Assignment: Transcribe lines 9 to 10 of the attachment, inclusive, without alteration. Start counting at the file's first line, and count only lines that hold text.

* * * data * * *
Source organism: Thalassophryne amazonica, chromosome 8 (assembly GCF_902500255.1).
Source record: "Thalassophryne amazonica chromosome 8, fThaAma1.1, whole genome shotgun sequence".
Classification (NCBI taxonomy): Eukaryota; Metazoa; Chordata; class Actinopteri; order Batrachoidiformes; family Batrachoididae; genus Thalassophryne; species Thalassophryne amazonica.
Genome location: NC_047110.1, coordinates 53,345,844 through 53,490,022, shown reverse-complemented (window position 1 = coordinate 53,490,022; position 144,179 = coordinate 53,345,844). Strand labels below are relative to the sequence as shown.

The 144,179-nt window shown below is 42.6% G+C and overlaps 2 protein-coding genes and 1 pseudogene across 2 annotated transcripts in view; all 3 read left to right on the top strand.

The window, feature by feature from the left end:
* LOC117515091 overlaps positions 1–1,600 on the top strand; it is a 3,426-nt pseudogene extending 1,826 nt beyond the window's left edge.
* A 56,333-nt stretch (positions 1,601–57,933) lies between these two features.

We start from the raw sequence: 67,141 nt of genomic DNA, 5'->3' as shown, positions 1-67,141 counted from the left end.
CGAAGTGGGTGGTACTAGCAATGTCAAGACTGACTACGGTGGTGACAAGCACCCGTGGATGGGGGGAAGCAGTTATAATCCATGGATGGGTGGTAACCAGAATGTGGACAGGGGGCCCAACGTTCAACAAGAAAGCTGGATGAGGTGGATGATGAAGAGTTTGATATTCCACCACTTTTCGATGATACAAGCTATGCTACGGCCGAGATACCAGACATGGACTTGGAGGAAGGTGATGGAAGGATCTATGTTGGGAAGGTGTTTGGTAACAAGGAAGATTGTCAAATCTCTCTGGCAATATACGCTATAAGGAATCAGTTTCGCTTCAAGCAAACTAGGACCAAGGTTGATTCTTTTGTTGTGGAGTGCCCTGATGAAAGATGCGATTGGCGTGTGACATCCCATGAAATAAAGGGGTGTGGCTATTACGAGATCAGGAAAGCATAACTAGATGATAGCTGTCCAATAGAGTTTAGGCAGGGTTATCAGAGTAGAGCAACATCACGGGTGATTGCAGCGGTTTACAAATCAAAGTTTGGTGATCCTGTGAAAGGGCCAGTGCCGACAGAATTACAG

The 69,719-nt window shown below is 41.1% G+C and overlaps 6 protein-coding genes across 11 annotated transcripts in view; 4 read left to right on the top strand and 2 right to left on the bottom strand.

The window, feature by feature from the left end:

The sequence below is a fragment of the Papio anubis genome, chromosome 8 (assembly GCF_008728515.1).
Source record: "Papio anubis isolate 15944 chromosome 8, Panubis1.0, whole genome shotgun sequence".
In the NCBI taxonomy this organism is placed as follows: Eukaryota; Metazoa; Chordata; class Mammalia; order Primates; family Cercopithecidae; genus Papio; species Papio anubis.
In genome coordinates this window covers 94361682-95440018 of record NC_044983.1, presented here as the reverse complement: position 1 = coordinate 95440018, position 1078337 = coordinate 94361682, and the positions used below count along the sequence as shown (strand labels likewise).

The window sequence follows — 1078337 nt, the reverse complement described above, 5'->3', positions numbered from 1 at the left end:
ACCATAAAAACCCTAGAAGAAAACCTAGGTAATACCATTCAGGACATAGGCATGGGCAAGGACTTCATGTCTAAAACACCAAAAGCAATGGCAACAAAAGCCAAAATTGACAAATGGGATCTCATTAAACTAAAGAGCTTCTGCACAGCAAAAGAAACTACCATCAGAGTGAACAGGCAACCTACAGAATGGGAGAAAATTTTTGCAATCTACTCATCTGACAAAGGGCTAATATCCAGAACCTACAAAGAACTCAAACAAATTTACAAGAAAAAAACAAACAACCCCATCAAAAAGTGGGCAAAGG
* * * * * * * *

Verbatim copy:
We start from the raw sequence: 67,141 nt of genomic DNA, 5'->3' as shown, positions 1-67,141 counted from the left end.
CGAAGTGGGTGGTACTAGCAATGTCAAGACTGACTACGGTGGTGACAAGCACCCGTGGATGGGGGGAAGCAGTTATAATCCATGGATGGGTGGTAACCAGAATGTGGACAGGGGGCCCAACGTTCAACAAGAAAGCTGGATGAGGTGGATGATGAAGAGTTTGATATTCCACCACTTTTCGATGATACAAGCTATGCTACGGCCGAGATACCAGACATGGACTTGGAGGAAGGTGATGGAAGGATCTATGTTGGGAAGGTGTTTGGTAACAAGGAAGATTGTCAAATCTCTCTGGCAATATACGCTATAAGGAATCAGTTTCGCTTCAAGCAAACTAGGACCAAGGTTGATTCTTTTGTTGTGGAGTGCCCTGATGAAAGATGCGATTGGCGTGTGACATCCCATGAAATAAAGGGGTGTGGCTATTACGAGATCAGGAAAGCATAACTAGATGATAGCTGTCCAATAGAGTTTAGGCAGGGTTATCAGAGTAGAGCAACATCACGGGTGATTGCAGCGGTTTACAAATCAAAGTTTGGTGATCCTGTGAAAGGGCCAGTGCCGACAGAATTACAG